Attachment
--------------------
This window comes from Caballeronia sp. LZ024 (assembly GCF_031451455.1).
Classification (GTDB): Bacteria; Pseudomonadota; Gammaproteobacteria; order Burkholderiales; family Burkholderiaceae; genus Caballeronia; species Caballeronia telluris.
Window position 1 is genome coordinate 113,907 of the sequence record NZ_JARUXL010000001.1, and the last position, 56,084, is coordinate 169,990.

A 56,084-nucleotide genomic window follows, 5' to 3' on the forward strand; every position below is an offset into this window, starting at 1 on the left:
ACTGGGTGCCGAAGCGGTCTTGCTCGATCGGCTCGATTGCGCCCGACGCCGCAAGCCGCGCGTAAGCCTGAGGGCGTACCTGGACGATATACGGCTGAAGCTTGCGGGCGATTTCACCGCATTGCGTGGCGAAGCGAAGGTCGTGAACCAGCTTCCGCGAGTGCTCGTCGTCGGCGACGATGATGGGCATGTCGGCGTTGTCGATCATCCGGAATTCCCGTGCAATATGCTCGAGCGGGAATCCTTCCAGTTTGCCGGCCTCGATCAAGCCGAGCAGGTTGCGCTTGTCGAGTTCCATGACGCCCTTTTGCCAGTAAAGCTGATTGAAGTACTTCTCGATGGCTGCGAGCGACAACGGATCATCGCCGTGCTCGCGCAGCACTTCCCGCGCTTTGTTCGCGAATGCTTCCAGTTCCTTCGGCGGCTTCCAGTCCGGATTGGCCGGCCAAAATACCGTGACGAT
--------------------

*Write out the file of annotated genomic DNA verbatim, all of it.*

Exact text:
This window comes from Caballeronia sp. LZ024 (assembly GCF_031451455.1).
Classification (GTDB): Bacteria; Pseudomonadota; Gammaproteobacteria; order Burkholderiales; family Burkholderiaceae; genus Caballeronia; species Caballeronia telluris.
Window position 1 is genome coordinate 113,907 of the sequence record NZ_JARUXL010000001.1, and the last position, 56,084, is coordinate 169,990.

A 56,084-nucleotide genomic window follows, 5' to 3' on the forward strand; every position below is an offset into this window, starting at 1 on the left:
ACTGGGTGCCGAAGCGGTCTTGCTCGATCGGCTCGATTGCGCCCGACGCCGCAAGCCGCGCGTAAGCCTGAGGGCGTACCTGGACGATATACGGCTGAAGCTTGCGGGCGATTTCACCGCATTGCGTGGCGAAGCGAAGGTCGTGAACCAGCTTCCGCGAGTGCTCGTCGTCGGCGACGATGATGGGCATGTCGGCGTTGTCGATCATCCGGAATTCCCGTGCAATATGCTCGAGCGGGAATCCTTCCAGTTTGCCGGCCTCGATCAAGCCGAGCAGGTTGCGCTTGTCGAGTTCCATGACGCCCTTTTGCCAGTAAAGCTGATTGAAGTACTTCTCGATGGCTGCGAGCGACAACGGATCATCGCCGTGCTCGCGCAGCACTTCCCGCGCTTTGTTCGCGAATGCTTCCAGTTCCTTCGGCGGCTTCCAGTCCGGATTGGCCGGCCAAAATACCGTGACGAT